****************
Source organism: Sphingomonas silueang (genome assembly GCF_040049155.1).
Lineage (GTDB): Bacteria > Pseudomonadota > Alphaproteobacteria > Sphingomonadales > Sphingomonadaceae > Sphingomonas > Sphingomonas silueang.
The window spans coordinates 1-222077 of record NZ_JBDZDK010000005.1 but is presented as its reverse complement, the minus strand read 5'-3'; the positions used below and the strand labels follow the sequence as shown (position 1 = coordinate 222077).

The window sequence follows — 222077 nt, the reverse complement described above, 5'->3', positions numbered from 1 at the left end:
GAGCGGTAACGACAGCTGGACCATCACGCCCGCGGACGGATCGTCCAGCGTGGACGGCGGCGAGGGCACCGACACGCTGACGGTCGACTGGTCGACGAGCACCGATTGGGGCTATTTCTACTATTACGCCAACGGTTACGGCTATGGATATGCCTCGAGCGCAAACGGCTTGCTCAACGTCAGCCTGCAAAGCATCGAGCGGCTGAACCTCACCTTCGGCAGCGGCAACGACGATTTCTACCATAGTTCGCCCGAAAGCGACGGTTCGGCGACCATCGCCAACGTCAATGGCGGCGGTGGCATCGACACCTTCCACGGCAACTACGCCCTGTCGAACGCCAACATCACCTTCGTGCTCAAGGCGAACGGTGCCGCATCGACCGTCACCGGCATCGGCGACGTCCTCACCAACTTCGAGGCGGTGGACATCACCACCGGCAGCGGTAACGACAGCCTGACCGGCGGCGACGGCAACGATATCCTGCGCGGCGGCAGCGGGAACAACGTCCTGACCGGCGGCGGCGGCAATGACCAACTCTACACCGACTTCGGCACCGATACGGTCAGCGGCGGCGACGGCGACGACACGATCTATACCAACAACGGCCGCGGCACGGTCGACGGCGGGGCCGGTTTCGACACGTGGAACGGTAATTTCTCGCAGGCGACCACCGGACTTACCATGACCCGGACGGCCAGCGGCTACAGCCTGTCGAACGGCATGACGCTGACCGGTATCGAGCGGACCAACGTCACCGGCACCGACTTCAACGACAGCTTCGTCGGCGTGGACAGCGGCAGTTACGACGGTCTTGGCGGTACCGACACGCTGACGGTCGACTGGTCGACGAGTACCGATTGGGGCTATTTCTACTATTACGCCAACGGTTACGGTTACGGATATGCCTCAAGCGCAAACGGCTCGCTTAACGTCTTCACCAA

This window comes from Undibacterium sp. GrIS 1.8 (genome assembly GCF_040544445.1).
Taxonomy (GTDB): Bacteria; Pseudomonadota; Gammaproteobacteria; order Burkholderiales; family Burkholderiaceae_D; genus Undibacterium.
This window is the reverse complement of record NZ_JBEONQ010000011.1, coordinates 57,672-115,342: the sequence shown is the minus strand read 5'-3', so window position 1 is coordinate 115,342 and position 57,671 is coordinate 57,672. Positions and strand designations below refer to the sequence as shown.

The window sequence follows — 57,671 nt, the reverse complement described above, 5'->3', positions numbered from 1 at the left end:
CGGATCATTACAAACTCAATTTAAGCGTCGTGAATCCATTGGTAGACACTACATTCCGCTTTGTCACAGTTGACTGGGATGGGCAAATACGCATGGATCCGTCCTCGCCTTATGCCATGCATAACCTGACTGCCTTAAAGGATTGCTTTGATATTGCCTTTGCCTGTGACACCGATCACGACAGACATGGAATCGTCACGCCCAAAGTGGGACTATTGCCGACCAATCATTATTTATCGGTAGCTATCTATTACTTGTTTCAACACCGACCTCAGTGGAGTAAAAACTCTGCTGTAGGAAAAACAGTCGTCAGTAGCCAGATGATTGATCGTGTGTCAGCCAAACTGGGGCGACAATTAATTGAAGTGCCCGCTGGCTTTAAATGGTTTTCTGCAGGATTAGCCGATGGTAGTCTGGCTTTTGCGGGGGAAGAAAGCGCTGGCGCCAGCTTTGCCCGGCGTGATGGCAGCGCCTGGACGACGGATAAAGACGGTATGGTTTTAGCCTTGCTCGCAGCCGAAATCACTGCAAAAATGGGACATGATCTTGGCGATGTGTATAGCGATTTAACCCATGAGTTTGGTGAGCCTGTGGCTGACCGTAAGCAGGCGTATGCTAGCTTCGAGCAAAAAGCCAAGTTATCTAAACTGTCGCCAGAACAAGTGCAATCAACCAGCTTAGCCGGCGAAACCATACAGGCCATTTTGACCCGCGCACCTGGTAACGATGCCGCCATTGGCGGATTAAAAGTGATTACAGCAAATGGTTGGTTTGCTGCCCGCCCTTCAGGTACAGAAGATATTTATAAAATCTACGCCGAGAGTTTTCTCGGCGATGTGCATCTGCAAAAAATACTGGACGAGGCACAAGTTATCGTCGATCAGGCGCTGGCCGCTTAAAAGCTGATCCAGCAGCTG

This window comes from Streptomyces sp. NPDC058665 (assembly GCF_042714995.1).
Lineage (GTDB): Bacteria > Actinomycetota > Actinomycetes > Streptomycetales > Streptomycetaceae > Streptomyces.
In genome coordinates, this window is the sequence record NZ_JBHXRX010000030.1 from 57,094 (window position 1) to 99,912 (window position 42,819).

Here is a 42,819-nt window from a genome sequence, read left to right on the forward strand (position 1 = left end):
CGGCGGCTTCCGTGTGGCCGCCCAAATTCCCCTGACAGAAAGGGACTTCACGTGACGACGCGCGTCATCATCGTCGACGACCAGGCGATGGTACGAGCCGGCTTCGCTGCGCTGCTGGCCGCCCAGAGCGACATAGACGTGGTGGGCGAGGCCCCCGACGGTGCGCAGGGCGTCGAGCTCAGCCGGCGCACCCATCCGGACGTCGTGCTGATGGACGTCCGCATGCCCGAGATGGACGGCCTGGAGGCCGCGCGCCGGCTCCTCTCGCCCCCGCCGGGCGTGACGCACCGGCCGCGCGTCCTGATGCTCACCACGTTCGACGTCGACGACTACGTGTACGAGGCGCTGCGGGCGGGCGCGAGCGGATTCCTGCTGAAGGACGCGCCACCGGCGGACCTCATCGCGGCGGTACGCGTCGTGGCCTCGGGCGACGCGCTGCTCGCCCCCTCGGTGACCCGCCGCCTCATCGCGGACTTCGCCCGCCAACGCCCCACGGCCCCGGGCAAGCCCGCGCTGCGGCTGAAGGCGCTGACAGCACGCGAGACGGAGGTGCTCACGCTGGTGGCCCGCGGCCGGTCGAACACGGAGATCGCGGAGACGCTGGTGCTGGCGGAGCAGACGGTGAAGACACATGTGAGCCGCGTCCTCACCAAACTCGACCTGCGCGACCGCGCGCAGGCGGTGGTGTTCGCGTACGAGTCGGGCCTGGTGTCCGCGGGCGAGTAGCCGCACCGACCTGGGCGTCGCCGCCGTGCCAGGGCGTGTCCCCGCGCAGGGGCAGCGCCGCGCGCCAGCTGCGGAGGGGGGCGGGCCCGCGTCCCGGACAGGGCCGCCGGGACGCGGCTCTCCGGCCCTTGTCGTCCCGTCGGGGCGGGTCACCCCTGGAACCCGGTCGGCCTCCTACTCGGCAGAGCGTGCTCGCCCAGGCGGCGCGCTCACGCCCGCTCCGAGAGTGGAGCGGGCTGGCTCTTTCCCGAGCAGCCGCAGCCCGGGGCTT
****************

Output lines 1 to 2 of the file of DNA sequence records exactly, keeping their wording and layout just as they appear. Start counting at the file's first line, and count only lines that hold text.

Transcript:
Source organism: Sphingomonas silueang (genome assembly GCF_040049155.1).
Lineage (GTDB): Bacteria > Pseudomonadota > Alphaproteobacteria > Sphingomonadales > Sphingomonadaceae > Sphingomonas > Sphingomonas silueang.